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SepuyaPaul Sepuya

Associate Professor

Department of Visual Arts

Paul Mpagi Sepuya is an artist working in photography whose projects weave together histories and possibilities of portraiture, queer and homoerotic networks of production and collaboration, and the material and conceptual potential of blackness at the heart of the medium. His interests also include queer literary modernism, questions of artistic responsibility and care regarding representation and refusal.

Sepuya received an MFA in photography at UCLA in 2016. From 2000–2014 Sepuya lived and worked in New York City, receiving a BFA from New York University’s Tisch School of the Arts in 2004. Sepuya became known for his 2005–2007 zine series “SHOOT” and body of work, “Beloved Object & Amorous Subject, Revisited” (2005–2008), along with participation and collaborations in the re-emergence of queer zines culture of the 2000s.

He went on to participate in artist-in-residence programs at the Lower Manhattan Cultural Council, the Center for Photography at Woodstock, The Studio Museum in Harlem and Fire Island Artist Residency.

Sepuya’s work is in the permanent collections of the Los Angeles County Museum of Art, MOCA Los Angeles, the Museum of Modern Art, the Whitney Museum of American Art, the Guggenheim Museum, the Studio Museum in Harlem, the International Center for Photography, the Cleveland Museum of Art, the Milwaukee Art Museum and the Carnegie Museum of Art, among others.

Solo museum exhibitions include “Double Enclosure” at Fotomuseum Amsterdam (2018) and “Paul Mpagi Sepuya,” a survey of work from 2006–2018, at Contemporary Art Museum St. Louis. Recent museum exhibitions also include the Whitney Biennial 2019, “Being: New Photography 2018” at the Museum of Modern Art and “Trigger” at the New Museum (New York City, both 2018), and the Walker Art Center, Contemporary Art Museum Houston, the Guggenheim Museum, and the Getty Museum.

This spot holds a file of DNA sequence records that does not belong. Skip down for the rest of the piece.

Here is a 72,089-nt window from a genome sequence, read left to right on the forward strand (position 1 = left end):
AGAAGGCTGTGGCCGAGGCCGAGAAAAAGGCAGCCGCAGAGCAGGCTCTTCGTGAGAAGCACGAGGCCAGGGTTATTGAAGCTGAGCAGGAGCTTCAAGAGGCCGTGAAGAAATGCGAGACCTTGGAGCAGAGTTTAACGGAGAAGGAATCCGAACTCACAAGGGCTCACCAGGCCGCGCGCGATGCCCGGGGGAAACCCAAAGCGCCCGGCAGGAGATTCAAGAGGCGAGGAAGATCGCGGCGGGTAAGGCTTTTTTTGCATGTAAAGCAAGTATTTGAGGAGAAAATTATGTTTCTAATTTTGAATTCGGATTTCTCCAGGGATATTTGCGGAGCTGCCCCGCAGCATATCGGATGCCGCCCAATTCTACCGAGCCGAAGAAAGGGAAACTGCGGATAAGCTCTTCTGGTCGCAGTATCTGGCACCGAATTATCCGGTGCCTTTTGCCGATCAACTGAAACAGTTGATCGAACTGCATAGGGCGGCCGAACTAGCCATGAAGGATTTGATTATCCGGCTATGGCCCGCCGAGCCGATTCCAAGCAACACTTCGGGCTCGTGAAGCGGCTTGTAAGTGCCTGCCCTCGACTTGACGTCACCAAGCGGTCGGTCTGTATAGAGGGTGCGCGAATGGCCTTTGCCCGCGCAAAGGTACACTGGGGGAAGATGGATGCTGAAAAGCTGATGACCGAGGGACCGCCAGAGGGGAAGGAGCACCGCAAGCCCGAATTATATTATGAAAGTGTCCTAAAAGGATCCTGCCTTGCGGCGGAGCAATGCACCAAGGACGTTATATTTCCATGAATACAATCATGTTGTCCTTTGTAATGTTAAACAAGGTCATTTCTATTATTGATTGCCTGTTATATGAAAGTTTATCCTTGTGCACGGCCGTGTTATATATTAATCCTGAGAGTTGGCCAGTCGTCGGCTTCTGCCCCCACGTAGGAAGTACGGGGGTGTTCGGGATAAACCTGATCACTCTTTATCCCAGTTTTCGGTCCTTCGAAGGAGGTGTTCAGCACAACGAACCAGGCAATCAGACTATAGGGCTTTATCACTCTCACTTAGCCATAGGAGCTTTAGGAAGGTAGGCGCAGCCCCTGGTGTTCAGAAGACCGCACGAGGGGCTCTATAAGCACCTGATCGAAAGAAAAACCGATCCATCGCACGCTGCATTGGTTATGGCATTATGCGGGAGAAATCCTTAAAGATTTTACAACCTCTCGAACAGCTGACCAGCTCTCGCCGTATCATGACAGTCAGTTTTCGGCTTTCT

Sepuya’s work has been covered and published in ARTFORUM, Aperture, The New Yorker, The New York Times, Art Review, Frieze, Art in America, Monocle, Osmos and The Nation, among others. He was a recipient of the 2019 Rauschenberg Residency, and was visiting faculty at California Institute of the Arts from 2017–2019 and Bard MFA 2018–2019.


What excites you most about coming to UC San Diego?

I’m most excited to begin at UC San Diego because it means deepening my commitment to the University of California system, which has had a huge impact in my life. The UC San Diego Visual Arts faculty has such a strong history in the field of photography, and I am honored to be joining such a legacy.

Why did you choose your field of study?

There’s nothing else I can imagine having pursued. I always loved making art as a kid but didn’t know it was a profession. I thought I would be a computer scientist, actually. When I was a sophomore in high school I took a summer photo course at UC Riverside, an intro to black and white darkroom photography. That was about the time I realized I could actually study photography in college.

I could pursue being an artist — even if I didn’t fully know what it meant and what it would take.

What advice do you have for students who choose to major in arts and humanities?

The advice I can give students who choose to major in the visual arts is: don’t let anyone fool you that it is not profoundly meaningful, difficult and challenging work. Visual art is not entertainment, it is not diversion. Practicing the visual arts prepares you, no matter where you end up — whether as a working artist, a scholar, a social worker, anything — with the tools to creatively and critically tackle questions and combine knowledge toward new paths.

How do you view your role relative to the greater regional community?

As someone committed to San Diego and a member of the Los Angeles and New York arts communities, I hope to be a bridge connecting the talent and potential of San Diego with colleagues and collaborators.

Tell us something about yourself that is not normally mentioned in your bio.

At 21 I made the front page of the New York Times Metro Section with my best friend: for singing karaoke.